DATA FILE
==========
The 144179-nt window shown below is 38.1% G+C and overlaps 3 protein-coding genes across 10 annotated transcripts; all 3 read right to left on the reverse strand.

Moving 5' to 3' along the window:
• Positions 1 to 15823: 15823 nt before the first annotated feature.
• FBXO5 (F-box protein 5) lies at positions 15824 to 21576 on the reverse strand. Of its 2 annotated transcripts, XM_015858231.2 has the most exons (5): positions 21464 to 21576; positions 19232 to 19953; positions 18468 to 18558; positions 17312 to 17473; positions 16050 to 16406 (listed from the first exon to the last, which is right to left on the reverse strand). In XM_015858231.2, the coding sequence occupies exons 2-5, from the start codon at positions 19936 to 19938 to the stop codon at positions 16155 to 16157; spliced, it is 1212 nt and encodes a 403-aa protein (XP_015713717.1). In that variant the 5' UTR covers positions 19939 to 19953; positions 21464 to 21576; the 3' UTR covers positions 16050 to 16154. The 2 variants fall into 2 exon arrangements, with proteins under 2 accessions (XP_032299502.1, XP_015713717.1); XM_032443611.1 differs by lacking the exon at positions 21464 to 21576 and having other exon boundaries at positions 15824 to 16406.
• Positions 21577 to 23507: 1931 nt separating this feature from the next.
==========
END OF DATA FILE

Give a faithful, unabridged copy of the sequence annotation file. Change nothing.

The 144179-nt window shown below is 38.1% G+C and overlaps 3 protein-coding genes across 10 annotated transcripts; all 3 read right to left on the reverse strand.

Moving 5' to 3' along the window:
• Positions 1 to 15823: 15823 nt before the first annotated feature.
• FBXO5 (F-box protein 5) lies at positions 15824 to 21576 on the reverse strand. Of its 2 annotated transcripts, XM_015858231.2 has the most exons (5): positions 21464 to 21576; positions 19232 to 19953; positions 18468 to 18558; positions 17312 to 17473; positions 16050 to 16406 (listed from the first exon to the last, which is right to left on the reverse strand). In XM_015858231.2, the coding sequence occupies exons 2-5, from the start codon at positions 19936 to 19938 to the stop codon at positions 16155 to 16157; spliced, it is 1212 nt and encodes a 403-aa protein (XP_015713717.1). In that variant the 5' UTR covers positions 19939 to 19953; positions 21464 to 21576; the 3' UTR covers positions 16050 to 16154. The 2 variants fall into 2 exon arrangements, with proteins under 2 accessions (XP_032299502.1, XP_015713717.1); XM_032443611.1 differs by lacking the exon at positions 21464 to 21576 and having other exon boundaries at positions 15824 to 16406.
• Positions 21577 to 23507: 1931 nt separating this feature from the next.